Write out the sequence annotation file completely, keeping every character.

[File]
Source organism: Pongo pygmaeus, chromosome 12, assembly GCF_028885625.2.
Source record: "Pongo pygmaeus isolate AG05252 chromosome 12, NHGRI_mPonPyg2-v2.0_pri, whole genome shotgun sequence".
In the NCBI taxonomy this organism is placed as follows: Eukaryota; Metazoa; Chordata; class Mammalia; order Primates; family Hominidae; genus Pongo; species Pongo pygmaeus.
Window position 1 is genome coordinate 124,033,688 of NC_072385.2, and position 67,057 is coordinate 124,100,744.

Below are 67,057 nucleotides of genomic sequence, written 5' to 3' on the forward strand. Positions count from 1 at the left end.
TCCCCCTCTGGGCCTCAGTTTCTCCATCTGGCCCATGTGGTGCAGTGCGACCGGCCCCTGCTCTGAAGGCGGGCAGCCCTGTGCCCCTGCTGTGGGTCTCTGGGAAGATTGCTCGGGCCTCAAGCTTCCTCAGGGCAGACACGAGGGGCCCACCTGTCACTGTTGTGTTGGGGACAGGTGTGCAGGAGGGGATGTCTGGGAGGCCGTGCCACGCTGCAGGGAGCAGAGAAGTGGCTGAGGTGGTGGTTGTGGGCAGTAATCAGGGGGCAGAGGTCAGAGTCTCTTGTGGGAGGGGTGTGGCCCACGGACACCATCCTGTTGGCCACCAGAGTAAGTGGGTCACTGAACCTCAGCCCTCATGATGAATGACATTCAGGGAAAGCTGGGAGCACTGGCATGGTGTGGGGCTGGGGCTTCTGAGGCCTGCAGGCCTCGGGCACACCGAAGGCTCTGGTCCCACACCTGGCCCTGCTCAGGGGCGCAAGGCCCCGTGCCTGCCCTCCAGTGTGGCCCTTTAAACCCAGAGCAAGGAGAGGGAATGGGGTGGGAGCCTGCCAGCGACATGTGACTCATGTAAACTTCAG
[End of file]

Source organism: Pongo pygmaeus, chromosome 12, assembly GCF_028885625.2.
Source record: "Pongo pygmaeus isolate AG05252 chromosome 12, NHGRI_mPonPyg2-v2.0_pri, whole genome shotgun sequence".
In the NCBI taxonomy this organism is placed as follows: Eukaryota; Metazoa; Chordata; class Mammalia; order Primates; family Hominidae; genus Pongo; species Pongo pygmaeus.
Window position 1 is genome coordinate 124,033,688 of NC_072385.2, and position 67,057 is coordinate 124,100,744.

Below are 67,057 nucleotides of genomic sequence, written 5' to 3' on the forward strand. Positions count from 1 at the left end.
TCCCCCTCTGGGCCTCAGTTTCTCCATCTGGCCCATGTGGTGCAGTGCGACCGGCCCCTGCTCTGAAGGCGGGCAGCCCTGTGCCCCTGCTGTGGGTCTCTGGGAAGATTGCTCGGGCCTCAAGCTTCCTCAGGGCAGACACGAGGGGCCCACCTGTCACTGTTGTGTTGGGGACAGGTGTGCAGGAGGGGATGTCTGGGAGGCCGTGCCACGCTGCAGGGAGCAGAGAAGTGGCTGAGGTGGTGGTTGTGGGCAGTAATCAGGGGGCAGAGGTCAGAGTCTCTTGTGGGAGGGGTGTGGCCCACGGACACCATCCTGTTGGCCACCAGAGTAAGTGGGTCACTGAACCTCAGCCCTCATGATGAATGACATTCAGGGAAAGCTGGGAGCACTGGCATGGTGTGGGGCTGGGGCTTCTGAGGCCTGCAGGCCTCGGGCACACCGAAGGCTCTGGTCCCACACCTGGCCCTGCTCAGGGGCGCAAGGCCCCGTGCCTGCCCTCCAGTGTGGCCCTTTAAACCCAGAGCAAGGAGAGGGAATGGGGTGGGAGCCTGCCAGCGACATGTGACTCATGTAAACTTCAG